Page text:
Every life is a poem…


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You may know that I write poetry, but Buddy Breathing is not usually where I post it, if at all. You will find a small selection here on my author website, but the timing is such that I am going to post a newish poem here today.

It’s a poem I’ve been scratching away at since I first was accepted into the Northern Ireland 2014 ~ Storytelling, Music, Art, and Peace experience. Thanks to Gareth Higgins, Karen Moore and David Wilcox, the wonderful co-leaders of this trip, poet, priest, philosopher and scholar John O’Donohue’s legacy of mindfully walking the Irish landscape will be realized once again for a small group of most fortunate people, myself included. The long call of home to my birthplace, to talk and walk and open anew to understand… in just a few short days I will answer what has been percolating inside me for years. I sense changing coming.

Maybe even before I knew of this pilgrimage I’ve imagined myself arriving in a place like that described in my poem. A wild and desolate place, perhaps the middle of a wide and endless field, or the top of a rounded barren hill (not a mountain as I’m not that kind of adventurer), or an abandoned once inhabited place grown over and melding again with the earth. Any such place I’ve seen in movies or aptly described in a book or glimpsed in reality or dreamed myself to… are somewhat liminal spaces between here and somewhere, between what is and what could be.

For me landscapes best describe how it might feel to stand physically and/or metaphorically at a transition, an edge, and to feel the pull of such a place… and so in this spirit the poem began. It is, as always, a work in progress.

Edge

Take the path up
through the stinking mud
and tufted grass barely rooted
in barren. Keep on up
to the cliff top, lean
into the wind, tears
pulled from your eyes and drained
down stark lined cheeks. Up, up
to the edge where all that lies ahead
is North Sea waves half ice over shipwrecks,
selkie dreams dashed hard
on the jagged shore. Look north,
out where the sky meets mossy
undulations of standing waves,
where looking back at yourself you are nothing
but a speck of possibility. Look down
at shoes muddied and scuffed, wild
brambles hitch hiked to your old wool coat.
Reach out your hands,
ridged nails on fingers
wrinkled staccato with terror. There,
and only if you dare,
open up your life,
widen your lungs to salt mist, your veins
to the pulsing hum of thin places.
Steady yourself, eyes up, up,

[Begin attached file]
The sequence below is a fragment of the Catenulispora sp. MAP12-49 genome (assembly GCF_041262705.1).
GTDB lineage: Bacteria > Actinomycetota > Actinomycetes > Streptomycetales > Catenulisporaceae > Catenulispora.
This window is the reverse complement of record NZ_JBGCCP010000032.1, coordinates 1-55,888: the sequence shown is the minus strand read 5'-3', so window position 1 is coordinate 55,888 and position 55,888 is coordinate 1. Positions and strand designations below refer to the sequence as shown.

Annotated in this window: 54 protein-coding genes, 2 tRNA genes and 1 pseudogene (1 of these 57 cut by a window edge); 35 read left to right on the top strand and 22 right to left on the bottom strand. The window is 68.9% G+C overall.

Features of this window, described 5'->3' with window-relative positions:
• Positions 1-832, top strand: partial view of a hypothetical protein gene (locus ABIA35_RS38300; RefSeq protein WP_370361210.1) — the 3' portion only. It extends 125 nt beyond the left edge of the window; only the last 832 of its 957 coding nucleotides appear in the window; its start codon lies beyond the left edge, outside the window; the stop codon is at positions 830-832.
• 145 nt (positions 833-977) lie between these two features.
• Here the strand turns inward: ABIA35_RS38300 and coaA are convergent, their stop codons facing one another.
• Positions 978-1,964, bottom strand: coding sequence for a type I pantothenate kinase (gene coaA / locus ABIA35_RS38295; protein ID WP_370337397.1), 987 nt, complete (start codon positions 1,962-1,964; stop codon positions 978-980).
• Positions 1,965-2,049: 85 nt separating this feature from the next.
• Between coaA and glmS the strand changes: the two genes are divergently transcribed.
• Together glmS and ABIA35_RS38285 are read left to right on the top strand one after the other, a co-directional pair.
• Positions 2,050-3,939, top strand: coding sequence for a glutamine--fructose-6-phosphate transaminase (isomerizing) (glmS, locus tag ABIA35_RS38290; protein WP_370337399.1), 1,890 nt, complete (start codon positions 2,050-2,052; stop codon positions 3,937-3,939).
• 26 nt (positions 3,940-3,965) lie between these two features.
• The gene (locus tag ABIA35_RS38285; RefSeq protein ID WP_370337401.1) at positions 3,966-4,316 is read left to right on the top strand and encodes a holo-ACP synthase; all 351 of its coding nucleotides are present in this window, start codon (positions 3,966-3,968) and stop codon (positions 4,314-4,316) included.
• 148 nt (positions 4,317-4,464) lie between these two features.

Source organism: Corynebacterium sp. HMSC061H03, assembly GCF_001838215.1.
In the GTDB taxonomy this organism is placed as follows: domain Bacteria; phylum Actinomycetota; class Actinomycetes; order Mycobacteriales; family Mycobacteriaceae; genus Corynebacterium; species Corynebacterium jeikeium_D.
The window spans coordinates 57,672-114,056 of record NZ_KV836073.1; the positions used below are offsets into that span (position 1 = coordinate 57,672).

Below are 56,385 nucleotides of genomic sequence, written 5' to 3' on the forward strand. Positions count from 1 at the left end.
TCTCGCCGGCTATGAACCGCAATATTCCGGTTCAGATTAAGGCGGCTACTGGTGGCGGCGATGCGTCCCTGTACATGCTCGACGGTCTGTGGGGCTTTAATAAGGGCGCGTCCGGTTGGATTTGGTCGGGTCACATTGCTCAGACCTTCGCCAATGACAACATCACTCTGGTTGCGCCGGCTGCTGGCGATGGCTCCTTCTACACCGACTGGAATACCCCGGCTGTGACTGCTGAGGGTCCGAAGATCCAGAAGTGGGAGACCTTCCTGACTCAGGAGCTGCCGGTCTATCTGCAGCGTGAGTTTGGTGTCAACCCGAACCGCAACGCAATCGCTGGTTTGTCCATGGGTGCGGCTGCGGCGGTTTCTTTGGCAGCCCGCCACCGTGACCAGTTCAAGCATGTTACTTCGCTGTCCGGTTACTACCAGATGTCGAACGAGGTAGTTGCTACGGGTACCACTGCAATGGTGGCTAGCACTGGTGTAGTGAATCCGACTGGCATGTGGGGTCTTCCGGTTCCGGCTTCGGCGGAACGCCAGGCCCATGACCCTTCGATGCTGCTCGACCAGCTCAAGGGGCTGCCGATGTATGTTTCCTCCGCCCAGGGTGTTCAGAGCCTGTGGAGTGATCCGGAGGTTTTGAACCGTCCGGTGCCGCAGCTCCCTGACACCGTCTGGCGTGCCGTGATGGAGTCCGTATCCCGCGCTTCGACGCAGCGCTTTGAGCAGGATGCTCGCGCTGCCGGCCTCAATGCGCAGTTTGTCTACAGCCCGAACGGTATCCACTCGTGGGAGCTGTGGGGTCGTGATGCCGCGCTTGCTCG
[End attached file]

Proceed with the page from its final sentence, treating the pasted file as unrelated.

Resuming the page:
your heart a fast cloud in the groaning gale.
Feel the heft of surf’s begging boil
beneath you. But stand your ground.
Sing. Sing.

Lesley-Anne Evans

 

 

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Recommendations…


DSC_0558I’ve been otherwise occupied, obvious from the date of my last post. I’m sorry. Not much in the way of blogging, or even new poetry writing. But a rich time of learning the history of epic poetic genius, and growing into new word pursuits presenting to me in my community. Awe-struck by it all.

Here are a few things I recommend to you in my latent absence, or in the intent of a poetic line/seed poem that is rooting itself in my brain, in the commendation of sparrows and lesser things;

1. John Donne ~ Holy Sonnets, specifically Death Be Not Proud.

2. Wit ~ Play by Margaret Edson, screen adaptation, starring Emma Thompson.

3. BBC Documentary on Sir Gawain and the Green Knight.

4. Take a course, push outside the comforting constraints of current circles, learn.

5. Self-knowledge. Dig in. Unearth. Make adjustments.

6. Forgive. Often.

7. Dive into Life. Abandon yourself. That most often requires slowing down.

That’s all my friends.

With love,

Lesley-Anne

Navigating and staying afloat


skin boats

skin boats (Photo credit: 50mm-traveller)

It’s summer. Yup. And that means change and adaptation and realignment for me. I wrote about it here. And now I’ll share a wee bit more here.

I’ve been in a slump since Easters (reference to one of my fav. movies Nacho Libre). I sang in the choir, walked out of the church with a ceiling and walls, and couldn’t/wouldn’t/didn’t go back. I tried to figure out why. I made up excuses. I was dejected. Apart from a place I’ve been involved with for 20 years, I felt no compelling force drawing me back. I checked out an edgy inner city church. And when nobody there met my entirely unexplainable criteria, I knew I wouldn’t go back there either. I attended to soul care, read the Book, and engaged in spiritual conversations and activities and poetry. But no church.

There’s another book I read recently called Skin Boat, by John Terpstra (An interview with the author, here). A refreshing book about navigating faith (get this book!!!). Like my own faith journey, the author experiences questions without answers, a sense of belonging some days followed by lingering feelings of marginalization and confusion. His journey is shifting and liquid, and of searching for and finding enough to return for. As Terpstra says,

“I have heard everything there is to say about the place, for and against; both its necessity and its redundancy. Have felt it all, in my bones.”